Recreational use of public lands proves to be a hot topic in DC
Washington, D.C. – At its 50th Anniversary meeting in September, the Public Lands Council provided comments to the U.S. Forest Service (USFS) on unmanaged, dispersed recreation and the challenges that result on livestock allotments.
“The increase in recreation seems like it’s everywhere, in so many different areas,” USFS Assistant Director for Planning Dave Neeley said, noting outdoor recreation ranges from hunters and shooters to snowmobilers, ATV users and hikers.
Neeley added, “The way recreation grows and changes outpaces us pretty regularly. We try to get out in front of things, but it all changes quickly.”
PLC Executive Director Ethan Lane commented recreation communities assert, however, that they are the priority use – both on Capitol Hill and elsewhere.
“I think that is because we have groups that are maturing in their understanding of the environment they’re operating in, relative to the group of ranchers that knows very well what the complex dynamic looks like,” Lane added. “It’s important that agencies support the understanding and importance of multiple use.”
Colorado Rancher Tim Canterbury noted recreation activities often interfere with livestock grazing on public lands in many ways, and he described several challenges he has faced.
One particular challenge relates to livestock water, and Canterbury said, “Cattle have to be able to get a drink and get out. It would be helpful to have no camping within a certain perimeter around stock tanks or in certain pastures when livestock are using them.”
“I really can live with unbridled recreation, but we also have to have tools to try to help ranchers,” Canterbury said. “When campers pull up to our permits – which are in high-access areas – they are using our stock tanks for everything but cattle water.”
While many ranchers are on a first-name basis with their range conservationist, USFS Assistant Director for Recreation Jamie Schwartz explained they should have the same familiarity with the recreation staff to create more open communication lines.
Neeley added, “We’re a big organization. Sometimes we have challenges with people working together, so things don’t always work perfectly.”
Further, Neeley encouraged ranchers to stop in local ranger offices to talk about challenges in running on allotments.
“That interaction, if we have the recreation folks dealing with the latest problem, it can be tough to get together to talk about what matters,” he said. “It’s important that we get people out of a silo to recognize that activities take place across the landscape.”
Neeley commented, “We’re getting input from all kinds of people on how to solve these problems.”
Schwartz explained use of educational campaigns paired with effective, existing programs, such as the “Tread Lightly” campaign, to create messaging targeted at recreation users is effective in increasing awareness.
“Using tactful thought, we can get information out there that isn’t rules and regulations. Rather, it is ethics,” Schwartz explains.
Neeley commented, “We must help people understand how their behavior is impacting the livelihood of ranchers.”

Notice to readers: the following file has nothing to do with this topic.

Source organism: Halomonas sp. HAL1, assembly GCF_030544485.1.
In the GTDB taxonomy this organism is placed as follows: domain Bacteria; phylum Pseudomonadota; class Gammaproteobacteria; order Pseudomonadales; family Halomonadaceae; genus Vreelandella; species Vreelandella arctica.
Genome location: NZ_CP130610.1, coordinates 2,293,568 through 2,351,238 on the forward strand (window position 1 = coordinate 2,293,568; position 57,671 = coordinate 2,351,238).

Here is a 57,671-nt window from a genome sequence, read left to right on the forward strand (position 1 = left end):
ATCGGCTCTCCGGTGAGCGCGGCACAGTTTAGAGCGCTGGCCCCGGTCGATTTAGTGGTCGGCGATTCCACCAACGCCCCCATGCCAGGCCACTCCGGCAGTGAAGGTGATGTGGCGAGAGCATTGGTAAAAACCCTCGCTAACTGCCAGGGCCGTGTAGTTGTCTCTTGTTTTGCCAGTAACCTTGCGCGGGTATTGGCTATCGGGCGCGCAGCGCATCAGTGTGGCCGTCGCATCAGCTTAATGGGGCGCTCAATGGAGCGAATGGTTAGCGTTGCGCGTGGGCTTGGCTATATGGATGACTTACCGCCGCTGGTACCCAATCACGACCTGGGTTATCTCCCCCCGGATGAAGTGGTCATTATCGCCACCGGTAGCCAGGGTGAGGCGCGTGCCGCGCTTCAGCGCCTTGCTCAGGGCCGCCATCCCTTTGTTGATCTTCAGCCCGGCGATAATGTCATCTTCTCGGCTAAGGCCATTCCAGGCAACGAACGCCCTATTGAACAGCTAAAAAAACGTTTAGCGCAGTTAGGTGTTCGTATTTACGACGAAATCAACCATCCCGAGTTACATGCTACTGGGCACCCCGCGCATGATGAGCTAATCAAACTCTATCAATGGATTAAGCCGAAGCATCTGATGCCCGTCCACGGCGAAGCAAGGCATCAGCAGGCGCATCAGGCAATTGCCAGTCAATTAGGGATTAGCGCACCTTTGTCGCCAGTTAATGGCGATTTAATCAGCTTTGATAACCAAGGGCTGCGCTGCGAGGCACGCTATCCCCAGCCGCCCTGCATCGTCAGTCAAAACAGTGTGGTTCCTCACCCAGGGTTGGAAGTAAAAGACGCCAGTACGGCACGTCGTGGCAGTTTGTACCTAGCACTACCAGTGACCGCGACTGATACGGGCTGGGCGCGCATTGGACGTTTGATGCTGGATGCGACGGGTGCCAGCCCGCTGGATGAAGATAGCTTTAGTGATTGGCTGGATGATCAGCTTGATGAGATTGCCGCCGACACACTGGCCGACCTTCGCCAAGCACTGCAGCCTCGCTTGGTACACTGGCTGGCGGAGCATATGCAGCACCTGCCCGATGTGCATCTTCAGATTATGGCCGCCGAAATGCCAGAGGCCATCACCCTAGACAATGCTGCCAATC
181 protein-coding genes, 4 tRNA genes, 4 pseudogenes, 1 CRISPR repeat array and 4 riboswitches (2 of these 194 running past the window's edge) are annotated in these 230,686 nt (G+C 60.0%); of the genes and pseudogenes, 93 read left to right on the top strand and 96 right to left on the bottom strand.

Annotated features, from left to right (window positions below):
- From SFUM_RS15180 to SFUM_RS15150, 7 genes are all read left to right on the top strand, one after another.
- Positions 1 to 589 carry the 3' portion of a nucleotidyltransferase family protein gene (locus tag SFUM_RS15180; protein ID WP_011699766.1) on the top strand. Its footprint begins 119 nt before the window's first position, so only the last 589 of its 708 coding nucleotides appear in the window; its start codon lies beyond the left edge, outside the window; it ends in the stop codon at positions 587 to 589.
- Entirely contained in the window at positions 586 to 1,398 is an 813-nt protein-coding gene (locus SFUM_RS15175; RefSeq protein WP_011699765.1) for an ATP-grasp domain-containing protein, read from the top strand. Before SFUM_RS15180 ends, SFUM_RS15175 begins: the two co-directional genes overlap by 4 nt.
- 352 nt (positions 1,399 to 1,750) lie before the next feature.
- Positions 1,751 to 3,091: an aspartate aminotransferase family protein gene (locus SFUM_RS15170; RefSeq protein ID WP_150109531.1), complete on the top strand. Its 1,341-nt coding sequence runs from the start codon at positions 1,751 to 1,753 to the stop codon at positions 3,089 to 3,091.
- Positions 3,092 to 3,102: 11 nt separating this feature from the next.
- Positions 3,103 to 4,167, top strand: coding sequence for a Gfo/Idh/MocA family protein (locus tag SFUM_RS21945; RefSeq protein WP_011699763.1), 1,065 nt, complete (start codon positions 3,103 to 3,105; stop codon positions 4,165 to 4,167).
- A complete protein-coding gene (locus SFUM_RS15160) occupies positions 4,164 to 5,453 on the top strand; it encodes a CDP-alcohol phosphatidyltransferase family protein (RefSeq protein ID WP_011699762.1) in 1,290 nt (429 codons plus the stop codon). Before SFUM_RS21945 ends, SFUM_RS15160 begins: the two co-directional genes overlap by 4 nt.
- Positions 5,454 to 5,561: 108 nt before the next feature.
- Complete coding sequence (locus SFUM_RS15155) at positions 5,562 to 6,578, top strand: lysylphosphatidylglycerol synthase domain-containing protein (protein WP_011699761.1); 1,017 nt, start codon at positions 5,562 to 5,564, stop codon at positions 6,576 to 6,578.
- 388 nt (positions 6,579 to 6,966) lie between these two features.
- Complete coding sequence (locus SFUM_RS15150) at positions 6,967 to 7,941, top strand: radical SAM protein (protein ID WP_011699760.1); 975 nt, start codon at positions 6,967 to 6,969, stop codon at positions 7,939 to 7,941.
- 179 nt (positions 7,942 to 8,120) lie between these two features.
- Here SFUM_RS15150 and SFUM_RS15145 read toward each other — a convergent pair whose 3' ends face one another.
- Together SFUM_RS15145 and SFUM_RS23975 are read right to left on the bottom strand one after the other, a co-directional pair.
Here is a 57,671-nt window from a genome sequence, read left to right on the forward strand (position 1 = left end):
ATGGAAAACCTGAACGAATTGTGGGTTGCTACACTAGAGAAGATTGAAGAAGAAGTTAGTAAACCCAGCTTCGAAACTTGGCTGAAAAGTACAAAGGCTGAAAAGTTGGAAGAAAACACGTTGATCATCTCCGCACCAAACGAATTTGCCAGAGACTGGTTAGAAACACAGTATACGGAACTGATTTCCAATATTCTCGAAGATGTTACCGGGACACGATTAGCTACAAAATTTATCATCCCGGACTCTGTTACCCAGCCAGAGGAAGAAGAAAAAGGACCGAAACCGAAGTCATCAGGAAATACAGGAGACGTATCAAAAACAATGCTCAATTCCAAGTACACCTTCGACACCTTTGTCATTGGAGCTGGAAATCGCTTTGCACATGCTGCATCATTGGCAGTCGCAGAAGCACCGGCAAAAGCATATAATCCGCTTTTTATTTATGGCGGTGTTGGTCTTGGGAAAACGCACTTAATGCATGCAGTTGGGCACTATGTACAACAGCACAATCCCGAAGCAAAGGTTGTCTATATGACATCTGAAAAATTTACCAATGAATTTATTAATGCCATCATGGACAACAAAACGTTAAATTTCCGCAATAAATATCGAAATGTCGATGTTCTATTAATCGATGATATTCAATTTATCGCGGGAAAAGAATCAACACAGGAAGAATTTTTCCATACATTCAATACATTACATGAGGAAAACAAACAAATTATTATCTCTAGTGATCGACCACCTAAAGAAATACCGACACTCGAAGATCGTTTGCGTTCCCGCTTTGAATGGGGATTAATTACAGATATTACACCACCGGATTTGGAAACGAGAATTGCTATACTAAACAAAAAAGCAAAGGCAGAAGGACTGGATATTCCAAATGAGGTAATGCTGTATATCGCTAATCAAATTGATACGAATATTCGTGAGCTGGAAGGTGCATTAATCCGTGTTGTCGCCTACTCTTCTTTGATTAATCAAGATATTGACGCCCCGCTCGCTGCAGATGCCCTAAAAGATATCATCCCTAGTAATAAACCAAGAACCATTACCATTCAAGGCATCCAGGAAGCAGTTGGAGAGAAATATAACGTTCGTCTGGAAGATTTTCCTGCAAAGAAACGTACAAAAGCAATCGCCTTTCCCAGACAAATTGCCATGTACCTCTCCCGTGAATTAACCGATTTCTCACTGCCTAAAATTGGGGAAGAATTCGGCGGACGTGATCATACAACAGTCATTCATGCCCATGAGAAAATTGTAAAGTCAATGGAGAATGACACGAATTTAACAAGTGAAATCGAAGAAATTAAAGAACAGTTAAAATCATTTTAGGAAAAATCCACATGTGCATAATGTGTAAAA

“I don’t know what the solution is, at this point,” Neeley continued. “It just keeps coming.”
While perfect answers don’t exist, he noted, “The solution is partnering with everyone who has a stake at the table to get better messages out. Then, we can supplement those messages with the regulations if education doesn’t work.”
Neeley suggested camping or use prohibitions can be exercised in extreme situations, but he also noted it is much less effective to have a rule and enforcement than an understanding of ethics.
Schwartz commented, “If we can pull everyone together and they can experience what our issues and concerns are, we have a better way of changing people’s thought train than through regulation.”
“Education and understanding is a better methodology,” Schwartz said. “To do that, we need the involvement of ranchers.”
Canterbury explained Colorado PLC hosts a state-wide meeting annually to discuss conflicts between recreation and livestock grazing.
“Every year, I hear the same things that I’ve heard today,” he emphasizes. “We have to quit talking and start implementing some actions or there won’t be any ranchers left. We cannot economically survive without public lands grazing.”
“Let’s forget about the box and think about innovative solutions,” Canterbury commented.
He further noted innovative solutions often make people uncomfortable, but, “We cannot continue to allow recreation to happen without boundaries or anyone helping the ranchers.”
Frustration levels started low when conversations about recreation and grazing conflicts began, but Canterbury noted many years of no action is beginning to escalate frustration levels.
Lane further noted every use of public lands is capped at some level. Grazing permits have specific animal unit month allowances, oil and gas operators are only allowed to do certain activities.
“How we start to have that conversation with USFS as far as how it looks like for recreation is another question,” Lane said. “How do we balance the equation?”
Saige Albert is managing editor of the Wyoming Livestock Roundup. Send comments on this article to firstname.lastname@example.org.